It's hard to sugarcoat the loss of 95,000 jobs in September, considerably worse than what economists had been expecting. The takeaway from this morning's report is an economy that's slogging along at an even slower pace than during the summer. Much of last month's job loss is due to the elimination of 159,000 government positions (77,000 from temporary Census Bureau slots). The private sector added 64,000 jobs, which won't begin to make a dent into the backlog of folks looking for work. This report could nudge the Federal Reserve into some sort of monetary action, though who knows how much of an effect that would have. From the NYT:
Critics have been calling for government officials to use some of the arrows remaining in their quiver to try to speed up job growth. Congress has been stuck in a partisan stalemate ahead of the November elections, but Federal Reserve officials seem to be hinting that they undertake more unconventional monetary policy measures to try to encourage hiring and ward off deflation. Many expect the Fed to act at its next meeting in early November. "Another weak private payroll employment number seems like it would intensify calls for the Fed to act," said Nigel Gault, chief United States economist at IHS Global Insight. "We'd really need a big upside surprise to justify the case for not doing anything."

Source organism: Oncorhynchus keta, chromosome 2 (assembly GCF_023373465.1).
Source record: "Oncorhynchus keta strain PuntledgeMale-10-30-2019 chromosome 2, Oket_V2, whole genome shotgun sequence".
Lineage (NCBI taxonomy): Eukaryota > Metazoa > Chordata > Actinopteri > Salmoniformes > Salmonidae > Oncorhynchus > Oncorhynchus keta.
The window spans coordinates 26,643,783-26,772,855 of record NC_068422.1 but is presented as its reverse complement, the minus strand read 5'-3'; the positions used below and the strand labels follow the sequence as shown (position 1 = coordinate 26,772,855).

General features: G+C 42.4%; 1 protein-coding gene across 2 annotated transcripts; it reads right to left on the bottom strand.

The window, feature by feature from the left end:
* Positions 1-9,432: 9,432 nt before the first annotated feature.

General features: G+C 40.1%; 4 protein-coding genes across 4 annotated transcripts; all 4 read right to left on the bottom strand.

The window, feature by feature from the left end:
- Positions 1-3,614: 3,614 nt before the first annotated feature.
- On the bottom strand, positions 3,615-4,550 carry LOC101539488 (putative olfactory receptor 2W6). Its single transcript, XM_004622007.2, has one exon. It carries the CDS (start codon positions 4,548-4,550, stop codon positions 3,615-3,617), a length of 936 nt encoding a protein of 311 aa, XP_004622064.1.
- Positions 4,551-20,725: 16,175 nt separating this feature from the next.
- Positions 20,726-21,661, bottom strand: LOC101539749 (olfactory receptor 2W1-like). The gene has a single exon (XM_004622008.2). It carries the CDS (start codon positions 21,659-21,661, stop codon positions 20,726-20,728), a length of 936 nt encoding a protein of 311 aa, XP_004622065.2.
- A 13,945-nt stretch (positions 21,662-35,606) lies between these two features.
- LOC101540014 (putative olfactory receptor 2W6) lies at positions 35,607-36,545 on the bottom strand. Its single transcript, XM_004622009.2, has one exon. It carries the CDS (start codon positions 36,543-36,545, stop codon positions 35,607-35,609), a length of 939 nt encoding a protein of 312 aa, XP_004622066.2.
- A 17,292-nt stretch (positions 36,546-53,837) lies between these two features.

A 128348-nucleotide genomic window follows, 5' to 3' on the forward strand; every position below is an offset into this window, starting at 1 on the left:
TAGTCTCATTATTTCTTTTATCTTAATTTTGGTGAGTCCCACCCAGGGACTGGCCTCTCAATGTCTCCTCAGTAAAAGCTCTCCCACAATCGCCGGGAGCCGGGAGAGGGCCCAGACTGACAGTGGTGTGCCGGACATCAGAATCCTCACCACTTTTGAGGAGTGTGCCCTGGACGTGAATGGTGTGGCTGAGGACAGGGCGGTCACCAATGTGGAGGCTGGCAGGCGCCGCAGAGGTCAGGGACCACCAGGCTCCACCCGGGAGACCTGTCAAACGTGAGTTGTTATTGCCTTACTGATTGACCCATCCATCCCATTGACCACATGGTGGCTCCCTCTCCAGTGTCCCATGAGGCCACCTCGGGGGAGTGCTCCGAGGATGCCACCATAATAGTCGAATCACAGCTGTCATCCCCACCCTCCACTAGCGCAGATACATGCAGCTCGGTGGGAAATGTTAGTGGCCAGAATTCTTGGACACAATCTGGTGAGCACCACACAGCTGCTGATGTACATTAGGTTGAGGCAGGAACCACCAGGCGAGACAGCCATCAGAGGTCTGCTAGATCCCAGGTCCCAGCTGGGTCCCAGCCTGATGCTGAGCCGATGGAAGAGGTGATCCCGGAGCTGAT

The unemployment rate, which is calculated with a separate household survey, remained unchanged at 9.6 percent. But the government's broader measure of unemployment, which includes folks who have stopped looking for work or who can't find full-time jobs, rose to 17.1 percent, down just slightly from the October 2009 high of 17.4 percent. All told, it's not that surprising, but still disappointing. Here's the government's press release.